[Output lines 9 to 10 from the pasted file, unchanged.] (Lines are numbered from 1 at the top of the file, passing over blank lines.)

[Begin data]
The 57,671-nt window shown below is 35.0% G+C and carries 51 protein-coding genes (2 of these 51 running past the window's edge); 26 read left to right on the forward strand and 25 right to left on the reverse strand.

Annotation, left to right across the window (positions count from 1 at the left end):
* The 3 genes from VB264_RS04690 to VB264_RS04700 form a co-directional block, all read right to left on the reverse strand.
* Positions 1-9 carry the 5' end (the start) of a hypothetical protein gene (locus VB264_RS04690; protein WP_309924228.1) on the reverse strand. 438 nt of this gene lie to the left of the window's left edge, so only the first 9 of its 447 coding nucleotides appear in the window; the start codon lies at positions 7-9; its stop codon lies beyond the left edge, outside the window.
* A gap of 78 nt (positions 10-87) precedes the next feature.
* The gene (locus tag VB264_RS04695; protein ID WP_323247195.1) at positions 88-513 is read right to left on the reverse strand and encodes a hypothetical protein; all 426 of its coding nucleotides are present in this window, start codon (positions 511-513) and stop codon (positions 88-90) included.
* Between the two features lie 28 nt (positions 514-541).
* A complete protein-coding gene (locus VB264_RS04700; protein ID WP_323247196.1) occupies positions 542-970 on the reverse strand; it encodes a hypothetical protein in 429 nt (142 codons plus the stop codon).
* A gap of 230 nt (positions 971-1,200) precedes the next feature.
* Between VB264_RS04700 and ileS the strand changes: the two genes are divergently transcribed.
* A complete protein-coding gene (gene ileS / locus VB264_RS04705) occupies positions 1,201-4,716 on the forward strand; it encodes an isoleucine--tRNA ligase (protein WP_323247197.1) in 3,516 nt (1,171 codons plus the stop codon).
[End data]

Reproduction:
* A gap of 230 nt (positions 971-1,200) precedes the next feature.
* Between VB264_RS04700 and ileS the strand changes: the two genes are divergently transcribed.